Sunday, March 20, 2022

Springing forward with intentions of justice.

Yurumi | Deposit Photos
Happy spring! The vernal equinox occurred at 9:33 a.m. Mountain Daylight Time today. It was at 11:33 a.m for those of you on the East Coast, and, uh, 4:33 p.m. for -- no, wait, I'm wrong. It happened at 3:33 p.m. in Western Europe; y'all don't switch to Daylight Time 'til next Sunday.

This business of springing forward and falling back seems to be getting more unpopular every year. The U.S. Senate actually passed a bill last week -- the Senate! passed a bill! -- to keep Daylight Time all year round. It turns out that the vote was a parliamentary maneuver engineered by Sens. Marco Rubio (R-Florida) and Kyrsten Sinema (D in name only-Arizona), and that nobody objected because they had more important things on their minds -- like, for instance, Ukraine. Regardless, it now goes to the House of Representatives, where it may not even make it to the floor for a vote. 

The sudden nod to year-round Daylight Time was met with the usual grumbling about how, if we're going to stop messing with the clocks, it would be smarter to stick with Standard Time because reasons. Most of the arguments seem to center around little kids waiting for buses in the dark on winter mornings. (I saw one guy in a comment section who seemed aghast that kids in Alaska would lose more morning daylight. Apparently he was unaware that Alaskan kids already go to school in the dark -- and come home in the dark, too.)

Anyway, here's the point I'm ambling toward: As today is the spring equinox, it's also Ostara for many Pagans. I've blogged a few times about the Pagan observance of the holiday, but I don't know whether I've ever explained my own practice (other than to say it looks a lot like Easter but without the guy on the cross).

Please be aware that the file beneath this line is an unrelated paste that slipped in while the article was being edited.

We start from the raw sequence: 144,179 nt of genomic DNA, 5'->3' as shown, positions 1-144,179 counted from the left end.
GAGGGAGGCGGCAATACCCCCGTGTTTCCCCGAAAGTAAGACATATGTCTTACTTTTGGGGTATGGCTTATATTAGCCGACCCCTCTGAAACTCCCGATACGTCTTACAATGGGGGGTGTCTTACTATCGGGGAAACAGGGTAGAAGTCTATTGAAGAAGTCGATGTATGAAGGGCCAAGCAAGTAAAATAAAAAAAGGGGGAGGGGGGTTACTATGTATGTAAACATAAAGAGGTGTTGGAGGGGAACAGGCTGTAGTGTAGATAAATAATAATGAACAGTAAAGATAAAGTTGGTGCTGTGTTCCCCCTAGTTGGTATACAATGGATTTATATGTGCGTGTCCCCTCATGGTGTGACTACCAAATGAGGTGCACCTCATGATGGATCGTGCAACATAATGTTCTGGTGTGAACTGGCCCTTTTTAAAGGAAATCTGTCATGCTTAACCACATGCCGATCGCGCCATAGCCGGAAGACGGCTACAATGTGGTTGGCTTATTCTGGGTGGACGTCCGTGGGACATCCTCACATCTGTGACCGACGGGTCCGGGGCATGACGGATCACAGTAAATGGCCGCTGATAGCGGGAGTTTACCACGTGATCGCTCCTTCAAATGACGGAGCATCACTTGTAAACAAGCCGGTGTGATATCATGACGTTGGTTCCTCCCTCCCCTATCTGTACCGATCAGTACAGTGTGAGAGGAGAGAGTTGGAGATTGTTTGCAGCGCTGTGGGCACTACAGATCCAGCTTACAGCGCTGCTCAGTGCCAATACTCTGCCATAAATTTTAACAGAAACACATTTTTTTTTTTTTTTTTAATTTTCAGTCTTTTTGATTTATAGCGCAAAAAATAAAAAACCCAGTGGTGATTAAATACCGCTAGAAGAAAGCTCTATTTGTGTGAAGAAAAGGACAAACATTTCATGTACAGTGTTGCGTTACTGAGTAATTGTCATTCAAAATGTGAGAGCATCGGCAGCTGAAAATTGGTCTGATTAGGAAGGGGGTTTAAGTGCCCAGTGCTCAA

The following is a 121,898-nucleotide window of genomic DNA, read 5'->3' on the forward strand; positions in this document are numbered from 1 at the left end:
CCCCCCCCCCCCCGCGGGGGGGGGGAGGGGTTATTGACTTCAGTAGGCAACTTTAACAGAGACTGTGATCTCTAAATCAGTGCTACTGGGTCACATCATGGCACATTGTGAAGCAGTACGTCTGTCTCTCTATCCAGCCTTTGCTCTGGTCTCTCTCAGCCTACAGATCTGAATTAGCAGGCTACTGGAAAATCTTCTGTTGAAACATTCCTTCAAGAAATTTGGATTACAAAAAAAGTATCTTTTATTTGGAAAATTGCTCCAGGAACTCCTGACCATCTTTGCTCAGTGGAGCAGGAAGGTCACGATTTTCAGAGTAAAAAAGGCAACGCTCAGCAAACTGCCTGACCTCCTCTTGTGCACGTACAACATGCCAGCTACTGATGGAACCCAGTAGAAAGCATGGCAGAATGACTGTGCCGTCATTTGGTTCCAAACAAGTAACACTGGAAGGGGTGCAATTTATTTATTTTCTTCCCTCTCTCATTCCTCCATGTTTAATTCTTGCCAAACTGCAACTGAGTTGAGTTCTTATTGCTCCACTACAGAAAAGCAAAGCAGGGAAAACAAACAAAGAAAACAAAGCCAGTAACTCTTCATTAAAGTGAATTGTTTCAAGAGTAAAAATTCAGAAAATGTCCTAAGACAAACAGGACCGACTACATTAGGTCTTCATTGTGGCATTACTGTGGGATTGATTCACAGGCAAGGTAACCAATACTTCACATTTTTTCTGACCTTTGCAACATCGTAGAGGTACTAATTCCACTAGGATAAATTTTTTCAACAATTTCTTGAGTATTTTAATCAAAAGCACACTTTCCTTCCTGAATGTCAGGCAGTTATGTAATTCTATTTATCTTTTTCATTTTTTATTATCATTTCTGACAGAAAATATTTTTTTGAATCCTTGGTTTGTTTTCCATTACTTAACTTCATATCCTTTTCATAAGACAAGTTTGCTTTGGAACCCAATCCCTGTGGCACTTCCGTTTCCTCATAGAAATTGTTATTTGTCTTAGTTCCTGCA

This year, I attended an online ritual conducted by the CUUPS chapter in Albuquerque. Our magical working was to set intentions for the next few months. We wrote our intentions on a piece of paper, made it into the shape of a kite, decorated it, and wafted it through the air. It was fun. I have my kite pinned to the corkboard above my desk. 

But one thing I've learned about intentions is that they're easy to set and forget. For a magical working to take, you need to do more than just write down your goal; you need to do what you can to manifest that goal in the physical world, as well. And even then, sometimes it doesn't work. Magic doesn't make a thing 100 percent certain -- it only increases the odds that it will happen. But the nudge can tip the odds in your favor, particularly if you follow up with action in the physical world.

Lynne Cantwell 2022
So just to reinforce my intentions, I colored some eggs this morning and marked some of them with symbols to represent what I hope to do. While I went through the process, I mentally reviewed my plans for getting each one done. 

I took special care with one egg -- the one at the right side of the front row. It's blue on top and yellow on bottom, and my intention for that one is this: justice for Ukraine.

Why justice and not peace? I think we're beyond that now. Vladimir Putin is a madman who invaded Ukraine unprovoked. I don't think he has any intention of agreeing to the sort of compromise that would be necessary for true, lasting peace. Ukraine needs for the Russian troops to leave, yes, but Russia also needs to be made to understand that it cannot invade another country again. Ever. 

And once the Russian troops have gone home, Ukraine will need to be rebuilt. 

So: justice first, and soon. Then we can all work for peace.

These moments of bloggy intentions have been brought to you, as a public service, by Lynne Cantwell. Get vaxxed!

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